- acquired capability for suicide accounts for relationship between over-exercise and suicide.
Here’s a graphic to explain their hypothesis (with the studies testing each hypothesis in brackets):
Study 1: Over-exercise was the only significant predictor of suicidal behaviours and suicide attempts in a clinical sample of bulimia nervosa patients. It was more predictive of suicidal behaviours than vomiting, dietary restraint, laxative abuse, and demographic factors such as age.
Study 2: In a sample of 171 undergraduates, over-exercise predicted the acquired capability for suicide above other eating disorder symptoms (vomiting, dietary restraint, etc.), suggesting that “over-exercise is a unique contributor to the acquired capability for suicide.”
Study 3: This study of 427 undergraduate revealed that over-exercise was related to pain insensitivity, and that pain insensitivity accounted for the relationship between over-exercise and acquired capability for suicide. Two important limitations should be noted: the authors measured pain insensitivity and not pain tolerance" data-definition="explanatory-dictionary-definition-208">tolerance (which are related, but different), and they examined the relationship only at one time point, so longitudinal studies are needed to clarify whether over-exercises leads to pain insensitivity.
Study 4: In the final study, the authors found that in a sample of 512 undergraduates, acquired capability for suicide accounted for the relationship between over-exercise and suicide attempts.
The authors conclude that,
Overall, the results of four studies converge to suggest that over-exercise is related to suicide attempts through its association with pain insensitivity and acquired capability for suicide […]These results suggest that over-exercise can be hazardous to individuals not only directly—via overuse injuries—but also indirectly, via the acquired capability for suicide.
The authors caution that these results are preliminary, and prospective and longitudinal studies are needed to replicate these findings.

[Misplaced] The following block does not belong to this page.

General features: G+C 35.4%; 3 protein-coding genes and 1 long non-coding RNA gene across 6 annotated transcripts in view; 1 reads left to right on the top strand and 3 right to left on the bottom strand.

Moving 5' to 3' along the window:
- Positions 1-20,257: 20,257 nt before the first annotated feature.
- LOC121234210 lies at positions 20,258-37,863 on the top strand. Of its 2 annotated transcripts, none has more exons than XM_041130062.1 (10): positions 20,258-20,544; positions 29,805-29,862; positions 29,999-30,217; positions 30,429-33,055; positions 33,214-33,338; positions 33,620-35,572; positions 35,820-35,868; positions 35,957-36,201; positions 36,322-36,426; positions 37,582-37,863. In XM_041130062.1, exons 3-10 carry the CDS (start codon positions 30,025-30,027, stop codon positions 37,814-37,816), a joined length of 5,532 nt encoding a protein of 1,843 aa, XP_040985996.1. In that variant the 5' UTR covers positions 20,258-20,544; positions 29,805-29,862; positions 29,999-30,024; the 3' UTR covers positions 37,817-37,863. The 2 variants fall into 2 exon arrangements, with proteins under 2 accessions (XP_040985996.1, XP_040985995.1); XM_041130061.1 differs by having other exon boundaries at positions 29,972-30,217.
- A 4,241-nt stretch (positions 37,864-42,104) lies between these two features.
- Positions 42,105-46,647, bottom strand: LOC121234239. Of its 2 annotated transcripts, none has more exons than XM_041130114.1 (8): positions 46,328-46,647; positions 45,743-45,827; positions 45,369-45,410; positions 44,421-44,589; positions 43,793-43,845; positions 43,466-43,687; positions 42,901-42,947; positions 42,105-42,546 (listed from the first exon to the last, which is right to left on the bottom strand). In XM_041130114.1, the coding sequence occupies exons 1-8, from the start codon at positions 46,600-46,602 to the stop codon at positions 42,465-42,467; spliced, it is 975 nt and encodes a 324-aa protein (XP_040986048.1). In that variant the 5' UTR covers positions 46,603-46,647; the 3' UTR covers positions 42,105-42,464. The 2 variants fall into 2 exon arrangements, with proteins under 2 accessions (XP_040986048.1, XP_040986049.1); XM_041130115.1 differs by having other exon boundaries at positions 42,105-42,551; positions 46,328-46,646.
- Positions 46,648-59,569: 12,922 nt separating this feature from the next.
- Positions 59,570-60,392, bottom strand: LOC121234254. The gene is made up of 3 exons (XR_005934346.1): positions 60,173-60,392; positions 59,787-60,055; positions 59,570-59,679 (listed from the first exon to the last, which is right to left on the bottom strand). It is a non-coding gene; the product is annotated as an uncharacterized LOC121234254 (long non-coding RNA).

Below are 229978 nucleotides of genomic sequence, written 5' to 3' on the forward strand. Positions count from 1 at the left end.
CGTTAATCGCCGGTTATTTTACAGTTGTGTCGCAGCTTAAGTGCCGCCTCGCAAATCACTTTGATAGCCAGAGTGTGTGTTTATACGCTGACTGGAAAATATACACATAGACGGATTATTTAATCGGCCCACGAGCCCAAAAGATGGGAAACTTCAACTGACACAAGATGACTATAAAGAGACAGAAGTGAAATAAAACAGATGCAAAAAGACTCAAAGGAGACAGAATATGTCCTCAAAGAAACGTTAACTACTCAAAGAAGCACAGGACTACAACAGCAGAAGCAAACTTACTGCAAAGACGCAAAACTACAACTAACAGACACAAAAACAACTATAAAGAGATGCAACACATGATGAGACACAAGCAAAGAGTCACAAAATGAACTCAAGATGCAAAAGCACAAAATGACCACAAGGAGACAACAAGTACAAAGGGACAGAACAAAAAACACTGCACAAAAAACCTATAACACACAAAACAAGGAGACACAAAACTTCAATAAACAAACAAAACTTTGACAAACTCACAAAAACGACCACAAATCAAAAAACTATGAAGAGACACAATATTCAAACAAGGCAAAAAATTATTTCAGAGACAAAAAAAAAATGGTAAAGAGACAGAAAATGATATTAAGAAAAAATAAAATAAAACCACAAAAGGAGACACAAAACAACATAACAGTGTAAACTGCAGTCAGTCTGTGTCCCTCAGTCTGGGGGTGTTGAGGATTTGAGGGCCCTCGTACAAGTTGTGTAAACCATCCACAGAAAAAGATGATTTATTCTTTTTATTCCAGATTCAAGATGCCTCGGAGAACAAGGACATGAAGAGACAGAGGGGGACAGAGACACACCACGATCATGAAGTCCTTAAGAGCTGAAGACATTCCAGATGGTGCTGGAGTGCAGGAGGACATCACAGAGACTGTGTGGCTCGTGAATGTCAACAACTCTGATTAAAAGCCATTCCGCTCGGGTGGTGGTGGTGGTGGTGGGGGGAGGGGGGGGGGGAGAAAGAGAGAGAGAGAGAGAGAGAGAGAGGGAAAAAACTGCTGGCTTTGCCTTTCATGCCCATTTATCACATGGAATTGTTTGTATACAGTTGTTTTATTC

There are important limitations to these studies: (1) the definition of over-exercise varied between the four studies (however, the definition has also varied widely in previous studies); (2) only one study used a clinical sample (exhibiting bingeing/purging behaviour), whereas studies 2-4 used undergraduates, thus it is unclear whether the findings are generalizable to a clinical population.
I think future studies should examine if these findings hold up in clinical sample of anorexia nervosa patients as well (given than excessive exercise seems to be most prevalent among purging-type anorexia nervosa patients, see previous post), and if other aspects of the model (thwarted belongingness, perceived burdensomeness) are also related to over-exercise.
Nonetheless, the strength of this paper is that the findings from individuals studies (which had different participants) converge on the same model. If these findings are replicated, the implications are obvious. For one, screening for over-exercise might identify patients who are at a higher risk of suicide, and then treatment approaches can be tailored to work on reducing over-exercise and dealing with other factors that might feed into suicidal ideation (such as the other components of the IPTS theory).